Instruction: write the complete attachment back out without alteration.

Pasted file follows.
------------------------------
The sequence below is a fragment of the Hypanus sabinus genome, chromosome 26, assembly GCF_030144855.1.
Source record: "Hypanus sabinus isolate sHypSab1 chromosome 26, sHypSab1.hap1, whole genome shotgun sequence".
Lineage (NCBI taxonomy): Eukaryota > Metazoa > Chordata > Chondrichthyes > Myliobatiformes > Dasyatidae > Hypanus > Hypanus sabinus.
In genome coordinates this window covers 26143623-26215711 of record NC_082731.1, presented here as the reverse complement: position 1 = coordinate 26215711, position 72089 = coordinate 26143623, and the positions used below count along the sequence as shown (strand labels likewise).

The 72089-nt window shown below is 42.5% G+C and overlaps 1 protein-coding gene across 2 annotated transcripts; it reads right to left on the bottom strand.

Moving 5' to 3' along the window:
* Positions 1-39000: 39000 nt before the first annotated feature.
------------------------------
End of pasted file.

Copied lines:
The sequence below is a fragment of the Hypanus sabinus genome, chromosome 26, assembly GCF_030144855.1.
Source record: "Hypanus sabinus isolate sHypSab1 chromosome 26, sHypSab1.hap1, whole genome shotgun sequence".
Lineage (NCBI taxonomy): Eukaryota > Metazoa > Chordata > Chondrichthyes > Myliobatiformes > Dasyatidae > Hypanus > Hypanus sabinus.
In genome coordinates this window covers 26143623-26215711 of record NC_082731.1, presented here as the reverse complement: position 1 = coordinate 26215711, position 72089 = coordinate 26143623, and the positions used below count along the sequence as shown (strand labels likewise).

The 72089-nt window shown below is 42.5% G+C and overlaps 1 protein-coding gene across 2 annotated transcripts; it reads right to left on the bottom strand.

Moving 5' to 3' along the window:
* Positions 1-39000: 39000 nt before the first annotated feature.